Bush tortured; Obama kills

"Targeted killing, now the hallmark of the Barack Obama administration’s war on terrorism, has its roots in rejection of the legal justifications once offered for waterboarding prisoners" under Obama's predecessor George W. Bush, writes Harvard Law School Prof. Noah Feldman in this article posted by Bloomberg LP.

"In the Bush years, after the CIA and other agencies balked at the interrogation techniques being urged by Vice President Dick Cheney, the White House asked the Department of Justice to explain why the most aggressive questioning tactics were legal.

"Lawyers at the Office of Legal Counsel -- especially John Yoo, now a professor at the University of California at Berkeley -- produced secret memos arguing that waterboarding wasn’t torture... (and that) the president had the inherent constitutional authority to do whatever was needed to protect the country...

"A firestorm of legal criticism followed. One of the most astute and outraged critics was Marty Lederman, who had served in the Office of Legal Counsel under President Bill Clinton. With David Barron, a colleague of mine at Harvard, Lederman went on to write two academic articles attacking the Bush administration’s theories of expansive presidential power.

"Eventually, Jack Goldsmith, who led the Office of Legal Counsel in 2003-04... retracted the most extreme of Yoo’s arguments about the president’s inherent power.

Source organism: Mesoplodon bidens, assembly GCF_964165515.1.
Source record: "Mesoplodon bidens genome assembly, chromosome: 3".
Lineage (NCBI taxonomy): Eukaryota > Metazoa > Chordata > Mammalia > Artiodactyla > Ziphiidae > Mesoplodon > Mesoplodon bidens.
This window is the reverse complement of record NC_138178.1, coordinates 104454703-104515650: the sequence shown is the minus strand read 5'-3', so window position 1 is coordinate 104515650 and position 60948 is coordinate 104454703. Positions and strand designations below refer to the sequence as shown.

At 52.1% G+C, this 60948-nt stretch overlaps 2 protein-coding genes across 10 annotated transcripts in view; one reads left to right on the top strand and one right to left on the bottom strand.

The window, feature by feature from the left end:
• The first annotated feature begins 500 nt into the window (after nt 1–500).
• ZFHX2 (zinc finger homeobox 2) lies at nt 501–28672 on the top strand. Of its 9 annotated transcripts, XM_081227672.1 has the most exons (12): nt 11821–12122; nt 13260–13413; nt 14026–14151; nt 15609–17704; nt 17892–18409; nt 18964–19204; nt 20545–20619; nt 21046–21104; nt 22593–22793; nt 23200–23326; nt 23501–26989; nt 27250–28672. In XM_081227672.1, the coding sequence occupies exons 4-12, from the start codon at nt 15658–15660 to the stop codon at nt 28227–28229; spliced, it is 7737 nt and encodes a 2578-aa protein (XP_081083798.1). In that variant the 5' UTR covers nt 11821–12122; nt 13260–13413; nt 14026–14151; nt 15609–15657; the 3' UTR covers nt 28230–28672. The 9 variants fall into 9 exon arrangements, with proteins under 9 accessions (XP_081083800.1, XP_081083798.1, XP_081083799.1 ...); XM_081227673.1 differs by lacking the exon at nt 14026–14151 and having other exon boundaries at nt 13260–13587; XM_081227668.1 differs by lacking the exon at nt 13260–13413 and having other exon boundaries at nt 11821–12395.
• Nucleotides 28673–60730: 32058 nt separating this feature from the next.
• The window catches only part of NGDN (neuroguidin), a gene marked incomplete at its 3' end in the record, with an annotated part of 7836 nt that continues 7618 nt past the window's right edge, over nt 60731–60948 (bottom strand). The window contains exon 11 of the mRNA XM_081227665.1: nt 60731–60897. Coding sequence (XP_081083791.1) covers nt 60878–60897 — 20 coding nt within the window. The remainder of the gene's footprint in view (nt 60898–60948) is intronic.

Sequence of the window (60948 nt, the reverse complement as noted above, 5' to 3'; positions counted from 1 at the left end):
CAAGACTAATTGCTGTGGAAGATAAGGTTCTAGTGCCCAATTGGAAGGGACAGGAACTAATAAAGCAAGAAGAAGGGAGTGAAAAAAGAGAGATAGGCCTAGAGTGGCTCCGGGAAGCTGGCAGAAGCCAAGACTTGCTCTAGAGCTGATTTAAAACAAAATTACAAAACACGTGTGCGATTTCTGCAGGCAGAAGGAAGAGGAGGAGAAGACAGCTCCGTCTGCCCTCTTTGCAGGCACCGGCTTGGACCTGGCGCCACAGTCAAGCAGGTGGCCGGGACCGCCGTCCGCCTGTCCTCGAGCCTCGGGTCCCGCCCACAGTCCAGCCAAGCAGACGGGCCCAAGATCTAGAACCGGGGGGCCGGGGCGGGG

"In the years leading to the 2008 elections... the Supreme Court weighed in, finding that detainees were entitled to hearings and better tribunals than were being offered. As a candidate, Obama (promised) to close the prison at Guantanamo Bay...

"Guantanamo is still open... Instead of detaining new terror suspects there, however, Obama vastly expanded the tactic of targeting them, with eight times more drone strikes in his first year than in all of Bush’s time in office. Barron and Lederman, the erstwhile Bush critics, were appointed to senior positions in the Office of Legal Counsel -- where they wrote the recent memo authorizing the Al-Awlaki killing" of an American citizen, Al-Qaeda propagandist, and alleged terrorist leader, in Yemen.

"What explains these startling developments? If it’s illegal and wrong to capture suspected terrorists and detain them indefinitely without a hearing, how exactly did the Obama administration decide it was desirable and lawful to target and kill them?

"The politics were straightforward. Obama’s team observed that holding terror suspects exposed the Bush administration to harsh criticism (including their own). They wanted to avoid adding detainees at Guantanamo or elsewhere... 

"Dead terrorists tell no tales -- and they also have no lawyers shouting about their human rights...

"The future direction of the policy is therefore clear: Killing is safer, easier and legally superior to catching and detaining... Legal memos are weapons of combat -- no matter who is writing them."

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